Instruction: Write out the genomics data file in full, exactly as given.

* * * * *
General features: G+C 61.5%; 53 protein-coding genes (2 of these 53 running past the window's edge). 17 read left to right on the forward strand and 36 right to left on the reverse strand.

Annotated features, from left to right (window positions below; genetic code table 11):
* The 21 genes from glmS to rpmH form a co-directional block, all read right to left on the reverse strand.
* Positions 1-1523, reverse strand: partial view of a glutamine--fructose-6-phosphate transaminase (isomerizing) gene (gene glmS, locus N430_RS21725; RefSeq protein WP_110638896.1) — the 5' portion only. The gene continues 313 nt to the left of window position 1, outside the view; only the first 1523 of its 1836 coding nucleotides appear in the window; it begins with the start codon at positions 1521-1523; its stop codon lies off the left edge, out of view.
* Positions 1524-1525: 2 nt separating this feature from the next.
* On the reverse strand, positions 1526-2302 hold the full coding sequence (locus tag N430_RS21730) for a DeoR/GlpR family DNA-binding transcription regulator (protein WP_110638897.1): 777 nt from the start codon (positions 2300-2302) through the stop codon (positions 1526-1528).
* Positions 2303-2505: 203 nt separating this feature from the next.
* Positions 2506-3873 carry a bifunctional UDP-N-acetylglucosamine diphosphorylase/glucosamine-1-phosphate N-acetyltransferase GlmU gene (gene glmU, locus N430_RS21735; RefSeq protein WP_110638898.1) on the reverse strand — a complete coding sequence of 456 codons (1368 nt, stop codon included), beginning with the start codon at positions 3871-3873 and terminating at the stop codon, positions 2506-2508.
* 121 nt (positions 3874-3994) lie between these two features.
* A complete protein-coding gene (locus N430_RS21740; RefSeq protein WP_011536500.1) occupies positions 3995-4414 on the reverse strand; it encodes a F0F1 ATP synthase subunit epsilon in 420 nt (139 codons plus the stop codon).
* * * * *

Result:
General features: G+C 61.5%; 53 protein-coding genes (2 of these 53 running past the window's edge). 17 read left to right on the forward strand and 36 right to left on the reverse strand.

Annotated features, from left to right (window positions below; genetic code table 11):
* The 21 genes from glmS to rpmH form a co-directional block, all read right to left on the reverse strand.
* Positions 1-1523, reverse strand: partial view of a glutamine--fructose-6-phosphate transaminase (isomerizing) gene (gene glmS, locus N430_RS21725; RefSeq protein WP_110638896.1) — the 5' portion only. The gene continues 313 nt to the left of window position 1, outside the view; only the first 1523 of its 1836 coding nucleotides appear in the window; it begins with the start codon at positions 1521-1523; its stop codon lies off the left edge, out of view.
* Positions 1524-1525: 2 nt separating this feature from the next.
* On the reverse strand, positions 1526-2302 hold the full coding sequence (locus tag N430_RS21730) for a DeoR/GlpR family DNA-binding transcription regulator (protein WP_110638897.1): 777 nt from the start codon (positions 2300-2302) through the stop codon (positions 1526-1528).
* Positions 2303-2505: 203 nt separating this feature from the next.
* Positions 2506-3873 carry a bifunctional UDP-N-acetylglucosamine diphosphorylase/glucosamine-1-phosphate N-acetyltransferase GlmU gene (gene glmU, locus N430_RS21735; RefSeq protein WP_110638898.1) on the reverse strand — a complete coding sequence of 456 codons (1368 nt, stop codon included), beginning with the start codon at positions 3871-3873 and terminating at the stop codon, positions 2506-2508.
* 121 nt (positions 3874-3994) lie between these two features.
* A complete protein-coding gene (locus N430_RS21740; RefSeq protein WP_011536500.1) occupies positions 3995-4414 on the reverse strand; it encodes a F0F1 ATP synthase subunit epsilon in 420 nt (139 codons plus the stop codon).